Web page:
The Alaska Gasline Inducement Act (AGIA) was passed by the state’s House and Senate finance committees with relatively minor changes late Thursday, and Gov. Sarah Palin said she was optimistic the bill would pass the Legislature with most of the original language intact. Floor votes on both bills were expected on Friday.
Palin’s legislation, which was unveiled earlier this year, sets the framework for what incentives would be offered to potential pipeline builders in exchange for their commitment to move Alaska’s gas to market. The bill includes midstream incentives, including a $500,000 matching contribution by the state, to encourage companies to identify benchmarks and build the pipe.
Palin has threatened to veto any pipeline bill that does not include her requirements.
Palin told the Anchorage Daily News, “Thus far, the bill hasn’t been gutted, which is good. If we didn’t have the must-haves in there, we would have to start over, because then Alaska wouldn’t be getting what it deserves.” Palin said her bill was the first to set parameters “to create a legitimate way to commercializing Alaska’s natural gas. It’s fair to the producers to know what the rules are. That way, political pressure cannot play a part in judging the proposals if everyone knows the rules.”
Meanwhile, BP is “extremely disappointed with where we are at right now in Alaska,” Lee Lunde, senior vice president of BP Canada Energy, said Thursday in response to a question at GasMart 2007 in Chicago.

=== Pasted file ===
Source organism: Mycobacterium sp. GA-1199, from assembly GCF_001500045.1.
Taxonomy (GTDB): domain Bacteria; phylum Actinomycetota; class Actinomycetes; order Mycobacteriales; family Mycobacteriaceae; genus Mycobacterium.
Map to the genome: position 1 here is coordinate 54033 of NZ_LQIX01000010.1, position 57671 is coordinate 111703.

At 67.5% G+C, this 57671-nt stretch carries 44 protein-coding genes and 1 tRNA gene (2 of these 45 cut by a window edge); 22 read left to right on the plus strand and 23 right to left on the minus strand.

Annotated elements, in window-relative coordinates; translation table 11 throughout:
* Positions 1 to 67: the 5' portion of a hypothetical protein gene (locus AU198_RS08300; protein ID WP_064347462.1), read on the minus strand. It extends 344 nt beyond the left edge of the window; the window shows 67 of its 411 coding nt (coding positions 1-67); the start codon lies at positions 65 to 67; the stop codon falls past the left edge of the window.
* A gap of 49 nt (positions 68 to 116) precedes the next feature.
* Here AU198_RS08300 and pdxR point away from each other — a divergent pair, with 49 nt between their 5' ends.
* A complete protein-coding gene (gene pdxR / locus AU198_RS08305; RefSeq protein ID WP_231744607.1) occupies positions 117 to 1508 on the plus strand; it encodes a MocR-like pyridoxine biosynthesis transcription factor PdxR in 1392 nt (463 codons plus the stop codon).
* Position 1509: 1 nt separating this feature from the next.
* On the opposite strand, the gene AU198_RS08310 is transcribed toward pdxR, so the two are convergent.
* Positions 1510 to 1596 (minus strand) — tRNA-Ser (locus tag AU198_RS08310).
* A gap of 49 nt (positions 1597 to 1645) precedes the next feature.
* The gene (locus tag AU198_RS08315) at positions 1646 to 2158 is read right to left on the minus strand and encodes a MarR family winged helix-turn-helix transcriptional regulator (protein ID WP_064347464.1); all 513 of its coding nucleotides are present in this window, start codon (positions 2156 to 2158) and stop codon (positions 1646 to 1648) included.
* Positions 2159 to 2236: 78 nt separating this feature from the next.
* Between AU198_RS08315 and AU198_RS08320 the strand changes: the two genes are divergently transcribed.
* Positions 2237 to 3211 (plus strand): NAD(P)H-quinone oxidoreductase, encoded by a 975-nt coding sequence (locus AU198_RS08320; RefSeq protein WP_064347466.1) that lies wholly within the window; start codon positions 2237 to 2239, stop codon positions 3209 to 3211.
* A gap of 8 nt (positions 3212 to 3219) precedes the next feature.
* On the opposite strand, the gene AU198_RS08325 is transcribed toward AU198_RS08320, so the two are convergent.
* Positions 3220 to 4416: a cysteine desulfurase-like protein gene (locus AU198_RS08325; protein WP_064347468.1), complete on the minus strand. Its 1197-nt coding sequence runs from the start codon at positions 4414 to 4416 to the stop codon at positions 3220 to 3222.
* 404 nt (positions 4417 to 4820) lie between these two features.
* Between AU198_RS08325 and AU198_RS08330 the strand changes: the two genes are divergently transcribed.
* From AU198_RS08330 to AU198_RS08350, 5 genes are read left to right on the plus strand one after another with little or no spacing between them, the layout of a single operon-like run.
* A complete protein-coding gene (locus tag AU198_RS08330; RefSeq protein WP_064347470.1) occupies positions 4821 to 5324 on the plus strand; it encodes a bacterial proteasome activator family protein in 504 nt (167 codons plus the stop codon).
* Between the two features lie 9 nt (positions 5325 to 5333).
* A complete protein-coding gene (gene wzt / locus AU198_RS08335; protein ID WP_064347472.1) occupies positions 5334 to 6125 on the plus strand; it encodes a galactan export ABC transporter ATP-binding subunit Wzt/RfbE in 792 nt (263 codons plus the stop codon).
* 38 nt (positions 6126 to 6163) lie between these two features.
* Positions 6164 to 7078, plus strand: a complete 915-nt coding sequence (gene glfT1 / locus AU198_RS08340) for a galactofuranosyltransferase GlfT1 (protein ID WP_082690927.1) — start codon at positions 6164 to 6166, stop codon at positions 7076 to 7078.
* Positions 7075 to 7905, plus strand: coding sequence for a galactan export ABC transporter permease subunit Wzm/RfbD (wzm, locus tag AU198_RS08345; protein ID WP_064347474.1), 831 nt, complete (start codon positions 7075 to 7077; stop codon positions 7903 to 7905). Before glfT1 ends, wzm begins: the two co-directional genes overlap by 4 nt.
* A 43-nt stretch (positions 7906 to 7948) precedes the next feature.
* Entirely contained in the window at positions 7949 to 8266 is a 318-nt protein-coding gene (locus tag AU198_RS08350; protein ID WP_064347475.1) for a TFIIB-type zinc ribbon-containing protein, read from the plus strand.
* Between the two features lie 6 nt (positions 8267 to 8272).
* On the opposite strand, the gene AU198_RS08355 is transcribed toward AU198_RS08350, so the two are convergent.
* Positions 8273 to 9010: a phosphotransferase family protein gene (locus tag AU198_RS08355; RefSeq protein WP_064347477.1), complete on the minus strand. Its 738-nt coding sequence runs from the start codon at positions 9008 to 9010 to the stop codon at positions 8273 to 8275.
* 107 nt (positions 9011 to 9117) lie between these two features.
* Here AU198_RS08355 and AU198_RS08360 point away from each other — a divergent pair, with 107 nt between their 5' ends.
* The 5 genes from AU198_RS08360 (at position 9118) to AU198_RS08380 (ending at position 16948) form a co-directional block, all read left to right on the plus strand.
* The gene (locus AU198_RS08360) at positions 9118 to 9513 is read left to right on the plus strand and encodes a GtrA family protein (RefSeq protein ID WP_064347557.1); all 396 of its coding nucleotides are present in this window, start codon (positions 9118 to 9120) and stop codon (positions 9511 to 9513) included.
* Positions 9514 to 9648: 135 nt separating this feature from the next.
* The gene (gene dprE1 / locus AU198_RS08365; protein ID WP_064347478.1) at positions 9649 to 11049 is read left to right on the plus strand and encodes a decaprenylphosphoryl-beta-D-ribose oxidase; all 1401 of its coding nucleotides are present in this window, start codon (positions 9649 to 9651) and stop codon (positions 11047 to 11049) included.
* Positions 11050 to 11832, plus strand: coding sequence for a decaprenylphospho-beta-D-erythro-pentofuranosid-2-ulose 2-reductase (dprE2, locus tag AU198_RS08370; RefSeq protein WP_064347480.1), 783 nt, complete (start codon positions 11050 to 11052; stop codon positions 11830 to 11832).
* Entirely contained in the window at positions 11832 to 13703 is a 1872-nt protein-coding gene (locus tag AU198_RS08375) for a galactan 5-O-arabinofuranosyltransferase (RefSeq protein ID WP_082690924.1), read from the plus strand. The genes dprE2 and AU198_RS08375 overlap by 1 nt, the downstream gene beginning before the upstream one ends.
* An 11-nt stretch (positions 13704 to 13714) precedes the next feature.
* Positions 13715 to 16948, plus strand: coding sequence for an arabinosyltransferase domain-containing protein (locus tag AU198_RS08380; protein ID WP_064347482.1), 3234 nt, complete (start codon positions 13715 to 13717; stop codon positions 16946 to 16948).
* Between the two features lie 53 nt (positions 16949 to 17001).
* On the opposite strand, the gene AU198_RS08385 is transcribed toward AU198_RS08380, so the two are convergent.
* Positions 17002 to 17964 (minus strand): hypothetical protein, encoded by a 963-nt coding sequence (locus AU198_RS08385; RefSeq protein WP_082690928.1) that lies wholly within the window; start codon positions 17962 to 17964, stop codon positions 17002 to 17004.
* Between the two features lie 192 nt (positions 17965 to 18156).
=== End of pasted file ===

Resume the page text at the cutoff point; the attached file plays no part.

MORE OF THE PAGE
“In spite of our attempts to show that [the current] legislation will not result in a successful project, our sense is that it is going to go ahead. I can’t say at this point there is any good news. It is a never-ending story.” Producers have been urging lawmakers to make changes to make the project economic (see NGI, May 7).
In a presentation at GasMart about supply options, Lunde said that for the longer term there is “at least 6 Bcf/d of gas that can flow each and every day to the North American market” from the two proposed northern pipeline projects, the Alaska line and the proposed Mackenzie pipeline in Canada. “That is an absolutely vital part of the equation going forward.”
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